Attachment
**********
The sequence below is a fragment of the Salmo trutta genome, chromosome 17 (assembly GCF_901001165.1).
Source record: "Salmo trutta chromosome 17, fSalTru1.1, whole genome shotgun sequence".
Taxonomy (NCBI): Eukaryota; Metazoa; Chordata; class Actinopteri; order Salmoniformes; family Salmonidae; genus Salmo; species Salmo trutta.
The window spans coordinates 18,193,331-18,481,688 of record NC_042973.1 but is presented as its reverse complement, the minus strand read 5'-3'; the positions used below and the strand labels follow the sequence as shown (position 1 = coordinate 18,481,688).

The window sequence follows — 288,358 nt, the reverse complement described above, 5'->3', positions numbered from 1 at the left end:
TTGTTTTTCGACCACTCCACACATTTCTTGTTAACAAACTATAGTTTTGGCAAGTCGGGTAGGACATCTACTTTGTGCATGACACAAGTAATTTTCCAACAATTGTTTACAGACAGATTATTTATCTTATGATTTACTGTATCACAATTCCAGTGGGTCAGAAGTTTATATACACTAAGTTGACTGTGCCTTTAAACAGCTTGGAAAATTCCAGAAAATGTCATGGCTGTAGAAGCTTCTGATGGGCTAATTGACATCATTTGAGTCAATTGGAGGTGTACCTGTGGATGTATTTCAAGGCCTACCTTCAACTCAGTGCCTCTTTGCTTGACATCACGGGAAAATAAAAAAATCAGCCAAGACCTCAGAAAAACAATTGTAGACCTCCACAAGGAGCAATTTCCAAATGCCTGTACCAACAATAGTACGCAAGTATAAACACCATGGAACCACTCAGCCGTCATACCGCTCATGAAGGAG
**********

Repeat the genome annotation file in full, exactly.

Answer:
The sequence below is a fragment of the Salmo trutta genome, chromosome 17 (assembly GCF_901001165.1).
Source record: "Salmo trutta chromosome 17, fSalTru1.1, whole genome shotgun sequence".
Taxonomy (NCBI): Eukaryota; Metazoa; Chordata; class Actinopteri; order Salmoniformes; family Salmonidae; genus Salmo; species Salmo trutta.
The window spans coordinates 18,193,331-18,481,688 of record NC_042973.1 but is presented as its reverse complement, the minus strand read 5'-3'; the positions used below and the strand labels follow the sequence as shown (position 1 = coordinate 18,481,688).

The window sequence follows — 288,358 nt, the reverse complement described above, 5'->3', positions numbered from 1 at the left end:
TTGTTTTTCGACCACTCCACACATTTCTTGTTAACAAACTATAGTTTTGGCAAGTCGGGTAGGACATCTACTTTGTGCATGACACAAGTAATTTTCCAACAATTGTTTACAGACAGATTATTTATCTTATGATTTACTGTATCACAATTCCAGTGGGTCAGAAGTTTATATACACTAAGTTGACTGTGCCTTTAAACAGCTTGGAAAATTCCAGAAAATGTCATGGCTGTAGAAGCTTCTGATGGGCTAATTGACATCATTTGAGTCAATTGGAGGTGTACCTGTGGATGTATTTCAAGGCCTACCTTCAACTCAGTGCCTCTTTGCTTGACATCACGGGAAAATAAAAAAATCAGCCAAGACCTCAGAAAAACAATTGTAGACCTCCACAAGGAGCAATTTCCAAATGCCTGTACCAACAATAGTACGCAAGTATAAACACCATGGAACCACTCAGCCGTCATACCGCTCATGAAGGAG